So what does this mean for the man on the street, or the couple shopping for a new motorhome, or the retiree ready for his first fifth-wheel? On the surface –and on the dealers’ lots- things won’t look very different. Some manufacturers will disappear completely, but only those so riddled with problems that they can’t find a willing savior to purchase their assets. However, their remaining stock will linger until sold and should be approached with caution.
During the recession of 2007-2010, a slew of companies went by the wayside and many people bought some surprisingly affordable RVs without knowing the manufacturer was in the process of boarding up the windows and pulling the phone lines from the wall. Imagine the sinking feeling that comes with realizing that your brand-new motorhome has arrived without manufacturer support or warranty coverage. For obvious reasons these are known in the industry as “Orphan RVs”.
This is one of two scenarios that today’s RV buyer needs to keep in mind. The second one is harder to suss out because for all intents and purposes, the company remains in production and appears to be doing fine. These are the companies that find themselves in dire straits and accept a buyout offer from a competitor. The purchasing company sees an opportunity to scoop up a well-known brand for pennies on the dollar, but has no interest or incentive in taking on the problems that brought them down. (Warranty claims, for instance.) The solution for these bailout buyers is to purchase the “assets and brand identity”-but not the company itself. In other words, they buy the tools, assembly lines, manufacturing machines, factory, designs, and brand names, but NOT the company itself. While this may seem like the same thing as buying the company itself, it isn’t.
Once completed, the new owner sets up a brand-new entity that employs the brand name and logo, but with a slight difference to set themselves apart from the now-defunct original company. (Ex. The Winding River RV Company quietly becomes Winding River, Inc.) Most people never notice the difference, but this ever-so-slight change enables the new Winding River, Inc. to claim no responsibility or obligation to honor the warrantees and promises made by The Winding River RV Company.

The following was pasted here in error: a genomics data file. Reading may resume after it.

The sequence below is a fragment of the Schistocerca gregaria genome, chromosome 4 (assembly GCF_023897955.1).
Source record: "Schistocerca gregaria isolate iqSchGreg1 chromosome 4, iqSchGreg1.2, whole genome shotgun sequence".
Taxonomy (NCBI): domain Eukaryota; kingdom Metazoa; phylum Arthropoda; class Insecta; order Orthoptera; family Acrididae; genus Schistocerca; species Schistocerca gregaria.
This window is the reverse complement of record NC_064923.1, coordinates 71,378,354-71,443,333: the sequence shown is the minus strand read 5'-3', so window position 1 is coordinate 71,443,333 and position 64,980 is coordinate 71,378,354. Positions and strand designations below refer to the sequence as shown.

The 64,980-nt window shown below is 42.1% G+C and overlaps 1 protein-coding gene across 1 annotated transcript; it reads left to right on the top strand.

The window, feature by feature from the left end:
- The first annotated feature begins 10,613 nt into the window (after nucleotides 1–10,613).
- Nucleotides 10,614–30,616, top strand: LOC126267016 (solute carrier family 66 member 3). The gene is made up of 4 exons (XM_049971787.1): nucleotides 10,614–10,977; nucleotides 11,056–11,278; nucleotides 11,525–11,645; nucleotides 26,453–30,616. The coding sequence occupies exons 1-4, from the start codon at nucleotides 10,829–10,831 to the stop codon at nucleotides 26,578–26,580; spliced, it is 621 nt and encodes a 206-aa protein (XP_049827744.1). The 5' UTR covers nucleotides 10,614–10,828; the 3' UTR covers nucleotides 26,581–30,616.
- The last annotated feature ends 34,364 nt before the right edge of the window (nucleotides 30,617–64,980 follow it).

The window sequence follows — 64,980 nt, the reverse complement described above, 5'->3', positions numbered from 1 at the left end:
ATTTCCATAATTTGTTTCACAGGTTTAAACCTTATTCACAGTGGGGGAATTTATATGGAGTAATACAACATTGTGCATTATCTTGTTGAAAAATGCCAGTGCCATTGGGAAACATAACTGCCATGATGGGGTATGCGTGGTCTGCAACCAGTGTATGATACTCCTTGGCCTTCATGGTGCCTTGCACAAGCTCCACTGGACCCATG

It’s been just over ten years since the RV buying public had to keep their eyes peeled for Orphan RVs and the name-change shell-game, but if history is any indicator, both of these tactics will be slipping in to the market in the months ahead. Hopefully, the strong demand now will spare some of the manufacturers, but probably not all of them.
Summer 2020: 4 Critical Buying Tips
1.) Do you research before you buy. Our Travel Trailer & Fifth Wheel Comparison Guide and Motorhome Comparison Guide both provide in-depth articles about all the main RV manufacturers –and their relative financial health.
2.) Consider an Extended RV Warranty from an independent warranty provider like WholesaleWarranties.com. Mention “RVReviews.net” and they’ll provide an additional discount. An extended warranty can be a lifesaver if your RV manufacturer finds themselves in trouble.
3.) Avoid any RV built by a struggling company. Remember, any money saved due to a big discount from a desperate manufacturer today will be lost if your resale value plummets if they close their doors.
4.) The so-called 2021 model year RVs we’re starting to see are largely warmed over 2020 models. Most manufacturers were shut down during the critical model year design phase and have been forced to go to market with little in the way of new features or changes. Opting for the nearly identical (and heavily discounted) 2020 models can save today’s buyer thousands of dollars.